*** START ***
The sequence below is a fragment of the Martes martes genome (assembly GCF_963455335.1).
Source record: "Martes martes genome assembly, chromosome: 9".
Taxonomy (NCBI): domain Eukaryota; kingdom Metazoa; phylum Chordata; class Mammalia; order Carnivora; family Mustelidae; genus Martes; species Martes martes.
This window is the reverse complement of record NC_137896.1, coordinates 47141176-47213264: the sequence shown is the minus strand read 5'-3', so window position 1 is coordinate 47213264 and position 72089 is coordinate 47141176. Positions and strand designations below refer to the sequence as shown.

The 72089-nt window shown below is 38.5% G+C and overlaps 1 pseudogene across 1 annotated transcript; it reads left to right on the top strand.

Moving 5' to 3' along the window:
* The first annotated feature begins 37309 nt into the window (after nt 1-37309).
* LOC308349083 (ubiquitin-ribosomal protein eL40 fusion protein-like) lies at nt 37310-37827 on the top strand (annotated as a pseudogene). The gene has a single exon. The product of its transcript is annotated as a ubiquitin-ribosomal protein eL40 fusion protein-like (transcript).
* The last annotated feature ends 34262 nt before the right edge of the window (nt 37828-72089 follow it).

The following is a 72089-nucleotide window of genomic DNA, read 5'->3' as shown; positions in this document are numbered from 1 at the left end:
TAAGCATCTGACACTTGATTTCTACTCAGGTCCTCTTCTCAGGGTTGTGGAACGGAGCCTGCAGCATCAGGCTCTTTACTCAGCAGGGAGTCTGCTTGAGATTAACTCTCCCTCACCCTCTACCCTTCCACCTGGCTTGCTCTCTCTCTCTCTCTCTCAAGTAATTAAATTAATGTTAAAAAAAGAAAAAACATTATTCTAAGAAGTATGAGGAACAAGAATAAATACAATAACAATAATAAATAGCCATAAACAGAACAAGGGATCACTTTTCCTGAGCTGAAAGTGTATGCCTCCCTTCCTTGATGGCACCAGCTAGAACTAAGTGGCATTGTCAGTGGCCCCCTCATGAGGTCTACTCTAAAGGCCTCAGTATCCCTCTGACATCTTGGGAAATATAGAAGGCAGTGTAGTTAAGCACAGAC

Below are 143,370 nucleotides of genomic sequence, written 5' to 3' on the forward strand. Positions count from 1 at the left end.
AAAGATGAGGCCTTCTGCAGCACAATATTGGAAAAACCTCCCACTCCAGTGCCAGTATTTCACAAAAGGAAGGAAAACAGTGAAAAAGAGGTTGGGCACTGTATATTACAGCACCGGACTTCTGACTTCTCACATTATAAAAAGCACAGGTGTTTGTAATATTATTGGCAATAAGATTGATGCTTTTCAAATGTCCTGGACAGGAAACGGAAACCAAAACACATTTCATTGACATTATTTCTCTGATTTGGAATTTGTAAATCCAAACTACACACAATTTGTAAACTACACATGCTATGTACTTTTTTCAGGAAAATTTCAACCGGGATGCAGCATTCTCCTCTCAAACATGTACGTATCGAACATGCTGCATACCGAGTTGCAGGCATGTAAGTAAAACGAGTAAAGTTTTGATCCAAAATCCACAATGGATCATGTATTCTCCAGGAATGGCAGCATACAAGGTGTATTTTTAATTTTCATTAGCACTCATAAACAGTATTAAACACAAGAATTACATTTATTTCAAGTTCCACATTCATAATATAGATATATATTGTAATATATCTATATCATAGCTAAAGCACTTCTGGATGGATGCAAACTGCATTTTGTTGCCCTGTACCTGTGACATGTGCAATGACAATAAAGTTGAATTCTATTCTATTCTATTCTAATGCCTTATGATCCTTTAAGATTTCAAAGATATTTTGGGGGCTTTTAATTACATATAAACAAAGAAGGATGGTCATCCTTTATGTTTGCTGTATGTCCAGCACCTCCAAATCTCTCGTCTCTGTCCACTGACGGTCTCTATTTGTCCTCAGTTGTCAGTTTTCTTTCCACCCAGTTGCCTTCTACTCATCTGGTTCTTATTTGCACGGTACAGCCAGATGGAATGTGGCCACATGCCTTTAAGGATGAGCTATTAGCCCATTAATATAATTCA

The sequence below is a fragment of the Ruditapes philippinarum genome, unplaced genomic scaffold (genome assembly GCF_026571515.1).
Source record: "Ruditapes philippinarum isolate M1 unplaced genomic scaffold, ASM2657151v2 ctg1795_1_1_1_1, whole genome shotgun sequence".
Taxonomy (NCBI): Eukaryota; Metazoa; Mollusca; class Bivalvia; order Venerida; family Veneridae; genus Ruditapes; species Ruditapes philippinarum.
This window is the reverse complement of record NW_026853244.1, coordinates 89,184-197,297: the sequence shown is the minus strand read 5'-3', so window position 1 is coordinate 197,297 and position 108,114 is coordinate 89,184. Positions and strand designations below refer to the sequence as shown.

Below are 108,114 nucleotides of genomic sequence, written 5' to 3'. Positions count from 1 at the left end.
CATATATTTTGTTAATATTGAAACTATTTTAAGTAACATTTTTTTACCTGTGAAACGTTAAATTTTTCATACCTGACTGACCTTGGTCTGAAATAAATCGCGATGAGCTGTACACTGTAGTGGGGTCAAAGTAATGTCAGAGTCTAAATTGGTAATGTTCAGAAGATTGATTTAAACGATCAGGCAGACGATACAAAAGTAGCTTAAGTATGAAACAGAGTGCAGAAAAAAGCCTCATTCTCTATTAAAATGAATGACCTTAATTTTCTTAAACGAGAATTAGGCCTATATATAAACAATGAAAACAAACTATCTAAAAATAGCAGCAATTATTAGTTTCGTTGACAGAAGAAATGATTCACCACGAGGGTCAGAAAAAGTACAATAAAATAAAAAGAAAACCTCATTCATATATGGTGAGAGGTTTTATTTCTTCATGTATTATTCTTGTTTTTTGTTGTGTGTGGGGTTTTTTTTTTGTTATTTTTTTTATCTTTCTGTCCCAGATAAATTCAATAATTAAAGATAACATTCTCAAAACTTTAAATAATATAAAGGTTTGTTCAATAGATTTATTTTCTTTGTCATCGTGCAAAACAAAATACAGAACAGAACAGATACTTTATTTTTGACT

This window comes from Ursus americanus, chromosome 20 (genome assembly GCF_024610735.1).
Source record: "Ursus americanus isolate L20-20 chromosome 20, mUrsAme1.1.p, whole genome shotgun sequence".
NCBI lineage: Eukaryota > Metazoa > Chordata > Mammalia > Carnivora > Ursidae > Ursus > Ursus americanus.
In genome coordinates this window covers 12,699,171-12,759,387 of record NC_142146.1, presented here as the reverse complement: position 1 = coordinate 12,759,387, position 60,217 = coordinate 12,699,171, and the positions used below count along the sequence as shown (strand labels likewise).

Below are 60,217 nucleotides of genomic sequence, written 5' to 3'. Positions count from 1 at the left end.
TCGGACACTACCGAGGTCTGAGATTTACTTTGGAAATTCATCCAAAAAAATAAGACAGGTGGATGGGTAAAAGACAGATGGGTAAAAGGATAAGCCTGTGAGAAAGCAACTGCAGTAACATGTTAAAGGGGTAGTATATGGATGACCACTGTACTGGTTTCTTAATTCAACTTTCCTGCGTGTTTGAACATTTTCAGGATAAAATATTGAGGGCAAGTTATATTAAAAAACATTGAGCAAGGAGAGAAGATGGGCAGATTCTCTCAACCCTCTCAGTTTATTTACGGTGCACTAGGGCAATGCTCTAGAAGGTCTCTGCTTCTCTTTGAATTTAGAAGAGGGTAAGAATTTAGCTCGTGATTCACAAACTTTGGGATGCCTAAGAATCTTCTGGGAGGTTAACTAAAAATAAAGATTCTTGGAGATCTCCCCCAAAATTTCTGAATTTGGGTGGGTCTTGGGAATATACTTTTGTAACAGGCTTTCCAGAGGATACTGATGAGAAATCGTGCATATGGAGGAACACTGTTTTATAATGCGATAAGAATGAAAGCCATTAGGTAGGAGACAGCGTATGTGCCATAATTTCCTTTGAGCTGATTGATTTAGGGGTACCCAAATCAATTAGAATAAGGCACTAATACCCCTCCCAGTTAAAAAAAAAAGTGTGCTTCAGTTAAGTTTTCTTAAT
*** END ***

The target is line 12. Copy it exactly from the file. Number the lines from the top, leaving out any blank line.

Below are 143,370 nucleotides of genomic sequence, written 5' to 3' on the forward strand. Positions count from 1 at the left end.